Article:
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« Explaining web enablement challenges to business users | Main| Mobile Application Interaction Models »

How we successfully killed eMail (almost)

A recent conversation (in 140 characters or less) with Alan and a thought exchange with Luis got me thinking (again) about the death of eMail, namely the death wish the #SocBiz movement has for it.
When looking at the general discussion three items constantly get mixed up:
  • "eMail the transport" (SMTP for that matter)
  • "eMail the software" to deal with what arrives
  • "eMail the habit" -- of swamping people with irrelevant information and hiding relevant information from others
The transport is a wild success and together with http holds the intertubes together. Innovation in the inbox (which I'm quite fond of) has been rather glacial (unless Store form in document Embedded Experiences, with their painful network dependency, are the next big thing). There areh a few pockets of hope.

. Kicking the habit is what #SocBiz is all about (yes - this is a gross simplification)

Of course all the software vendors, including my employer, the market leader in Social Software, will help you there with apparel, training videos and supplements, where you might need is just some coaching.
Reflecting on past projects back home, I recalled one where we actually almost completely killed eMail off - more than a decade ago. The customer was a project driven organization (projects like: build a new quarters in this town, build the biggest, tallest...) The secret recipe was this:
Everything is a workflow
Messages would come in from the outside, via SMTP, SMS, pager, paper or Fax. They ended in a central processing database where they were enriched with meta data (manual in the beginning, with more and more automation / decision support later on) and assigned to a person to act on. Once a message was fed into the queue it would show up with the supplier, the project, the status, the document type.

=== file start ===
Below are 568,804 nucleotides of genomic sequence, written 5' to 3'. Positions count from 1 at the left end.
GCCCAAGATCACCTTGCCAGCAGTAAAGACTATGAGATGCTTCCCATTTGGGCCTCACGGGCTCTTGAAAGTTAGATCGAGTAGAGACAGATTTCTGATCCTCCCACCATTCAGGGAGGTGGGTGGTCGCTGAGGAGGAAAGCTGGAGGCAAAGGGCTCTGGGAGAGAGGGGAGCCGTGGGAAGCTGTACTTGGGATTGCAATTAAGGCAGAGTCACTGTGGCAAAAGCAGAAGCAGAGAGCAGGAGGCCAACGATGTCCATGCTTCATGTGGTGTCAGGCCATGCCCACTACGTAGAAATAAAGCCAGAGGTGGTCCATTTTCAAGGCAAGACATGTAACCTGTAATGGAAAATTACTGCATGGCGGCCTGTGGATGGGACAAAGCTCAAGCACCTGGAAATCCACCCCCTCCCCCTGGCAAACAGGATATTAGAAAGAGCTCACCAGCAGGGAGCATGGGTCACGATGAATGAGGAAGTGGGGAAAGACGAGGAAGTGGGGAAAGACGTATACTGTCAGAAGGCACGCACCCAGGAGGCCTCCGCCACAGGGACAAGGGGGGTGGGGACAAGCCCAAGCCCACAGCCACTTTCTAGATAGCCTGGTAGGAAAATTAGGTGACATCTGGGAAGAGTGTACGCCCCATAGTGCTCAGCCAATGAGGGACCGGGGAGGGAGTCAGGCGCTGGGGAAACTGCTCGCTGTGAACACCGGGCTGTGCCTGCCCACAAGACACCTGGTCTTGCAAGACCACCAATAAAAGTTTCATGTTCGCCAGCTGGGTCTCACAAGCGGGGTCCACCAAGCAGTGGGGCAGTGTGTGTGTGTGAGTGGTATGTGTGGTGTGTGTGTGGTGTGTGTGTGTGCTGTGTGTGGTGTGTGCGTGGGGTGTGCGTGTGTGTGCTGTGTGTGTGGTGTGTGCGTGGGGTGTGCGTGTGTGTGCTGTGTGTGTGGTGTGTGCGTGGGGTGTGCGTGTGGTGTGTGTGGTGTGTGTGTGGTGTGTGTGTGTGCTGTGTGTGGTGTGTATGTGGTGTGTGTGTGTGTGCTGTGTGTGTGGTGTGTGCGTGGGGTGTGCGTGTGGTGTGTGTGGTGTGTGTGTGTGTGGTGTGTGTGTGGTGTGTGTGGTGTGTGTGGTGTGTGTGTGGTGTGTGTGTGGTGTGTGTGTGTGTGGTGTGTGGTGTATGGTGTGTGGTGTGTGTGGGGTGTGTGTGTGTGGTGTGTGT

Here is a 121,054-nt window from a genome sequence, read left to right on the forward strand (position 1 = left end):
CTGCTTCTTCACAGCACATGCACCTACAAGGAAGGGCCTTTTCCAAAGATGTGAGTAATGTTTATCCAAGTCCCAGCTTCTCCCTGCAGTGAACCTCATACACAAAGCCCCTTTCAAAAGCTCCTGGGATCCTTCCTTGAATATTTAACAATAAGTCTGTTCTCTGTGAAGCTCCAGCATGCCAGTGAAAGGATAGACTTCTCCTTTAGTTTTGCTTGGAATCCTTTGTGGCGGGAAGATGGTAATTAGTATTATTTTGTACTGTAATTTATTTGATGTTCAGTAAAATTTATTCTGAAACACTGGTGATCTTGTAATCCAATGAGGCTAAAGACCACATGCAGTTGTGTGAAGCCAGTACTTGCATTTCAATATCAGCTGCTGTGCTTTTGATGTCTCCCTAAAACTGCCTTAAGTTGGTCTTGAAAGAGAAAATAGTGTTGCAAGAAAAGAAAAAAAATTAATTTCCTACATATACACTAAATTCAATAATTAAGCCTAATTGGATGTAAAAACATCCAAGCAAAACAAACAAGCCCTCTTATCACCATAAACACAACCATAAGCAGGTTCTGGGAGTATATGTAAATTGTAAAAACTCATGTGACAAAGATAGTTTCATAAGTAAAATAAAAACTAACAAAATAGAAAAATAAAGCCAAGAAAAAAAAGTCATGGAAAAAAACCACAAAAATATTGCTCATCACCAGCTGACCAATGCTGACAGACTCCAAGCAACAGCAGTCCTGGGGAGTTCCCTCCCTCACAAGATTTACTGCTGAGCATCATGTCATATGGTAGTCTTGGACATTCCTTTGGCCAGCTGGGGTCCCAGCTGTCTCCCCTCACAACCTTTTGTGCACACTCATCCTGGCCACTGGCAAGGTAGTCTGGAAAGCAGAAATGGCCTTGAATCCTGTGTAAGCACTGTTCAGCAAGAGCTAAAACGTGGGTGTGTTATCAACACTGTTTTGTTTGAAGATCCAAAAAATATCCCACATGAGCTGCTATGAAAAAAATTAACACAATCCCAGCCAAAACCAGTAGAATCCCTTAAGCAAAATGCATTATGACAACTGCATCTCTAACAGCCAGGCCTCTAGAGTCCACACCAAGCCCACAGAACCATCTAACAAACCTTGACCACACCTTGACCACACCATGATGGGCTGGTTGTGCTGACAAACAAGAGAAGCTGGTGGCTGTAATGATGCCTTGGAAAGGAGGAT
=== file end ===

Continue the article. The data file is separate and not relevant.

Instead of sending gazillions of useless CCs to "keep people in the loop", users simply could watch any of the meta data of their choosing (and access rights of course). It would also allow to see if someone was swamped with actionables and help him out.
What was very interesting in the implementation project: We probably spend by a magnitude more time on defining the meta data structure and coaching adoption than on coding the tool.
We also had an army of nay sayers: "doesn't fit, it's against the law, our organisation is different, people won't change" etc. - This is why we spend all the time in implementation coaching. It took a year to finish, but work satisfaction and productivity went up greatly.
And I couldn't agree more with Alan: Less talking, more doing. A case for GGTD!


Gravatar Image1 - Thanks for sharing, this central mail processing and delegation model is exactly what we are looking at doing for our projects.
We are apprehensive that project managers may not be like the fact that emails don't land straight in their inbox but I am glad to hear that the end result is a positive one.


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